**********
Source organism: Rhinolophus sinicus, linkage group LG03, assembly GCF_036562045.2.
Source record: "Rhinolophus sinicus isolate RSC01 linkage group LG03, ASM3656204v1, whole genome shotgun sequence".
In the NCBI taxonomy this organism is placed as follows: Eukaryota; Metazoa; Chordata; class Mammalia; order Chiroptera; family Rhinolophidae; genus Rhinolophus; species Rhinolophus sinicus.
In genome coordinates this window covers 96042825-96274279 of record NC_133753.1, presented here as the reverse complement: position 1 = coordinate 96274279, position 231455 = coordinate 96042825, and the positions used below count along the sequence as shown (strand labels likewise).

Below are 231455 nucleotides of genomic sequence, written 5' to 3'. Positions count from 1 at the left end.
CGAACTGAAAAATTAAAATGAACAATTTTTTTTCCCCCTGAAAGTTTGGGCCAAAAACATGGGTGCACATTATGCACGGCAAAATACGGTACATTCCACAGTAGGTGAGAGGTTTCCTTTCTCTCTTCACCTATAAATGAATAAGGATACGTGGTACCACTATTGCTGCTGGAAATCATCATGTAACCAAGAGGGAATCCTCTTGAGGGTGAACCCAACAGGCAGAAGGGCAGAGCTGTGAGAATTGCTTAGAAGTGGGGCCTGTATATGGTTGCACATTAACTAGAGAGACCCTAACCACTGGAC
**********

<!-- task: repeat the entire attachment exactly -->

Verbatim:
Source organism: Rhinolophus sinicus, linkage group LG03, assembly GCF_036562045.2.
Source record: "Rhinolophus sinicus isolate RSC01 linkage group LG03, ASM3656204v1, whole genome shotgun sequence".
In the NCBI taxonomy this organism is placed as follows: Eukaryota; Metazoa; Chordata; class Mammalia; order Chiroptera; family Rhinolophidae; genus Rhinolophus; species Rhinolophus sinicus.
In genome coordinates this window covers 96042825-96274279 of record NC_133753.1, presented here as the reverse complement: position 1 = coordinate 96274279, position 231455 = coordinate 96042825, and the positions used below count along the sequence as shown (strand labels likewise).

Below are 231455 nucleotides of genomic sequence, written 5' to 3'. Positions count from 1 at the left end.
CGAACTGAAAAATTAAAATGAACAATTTTTTTTCCCCCTGAAAGTTTGGGCCAAAAACATGGGTGCACATTATGCACGGCAAAATACGGTACATTCCACAGTAGGTGAGAGGTTTCCTTTCTCTCTTCACCTATAAATGAATAAGGATACGTGGTACCACTATTGCTGCTGGAAATCATCATGTAACCAAGAGGGAATCCTCTTGAGGGTGAACCCAACAGGCAGAAGGGCAGAGCTGTGAGAATTGCTTAGAAGTGGGGCCTGTATATGGTTGCACATTAACTAGAGAGACCCTAACCACTGGAC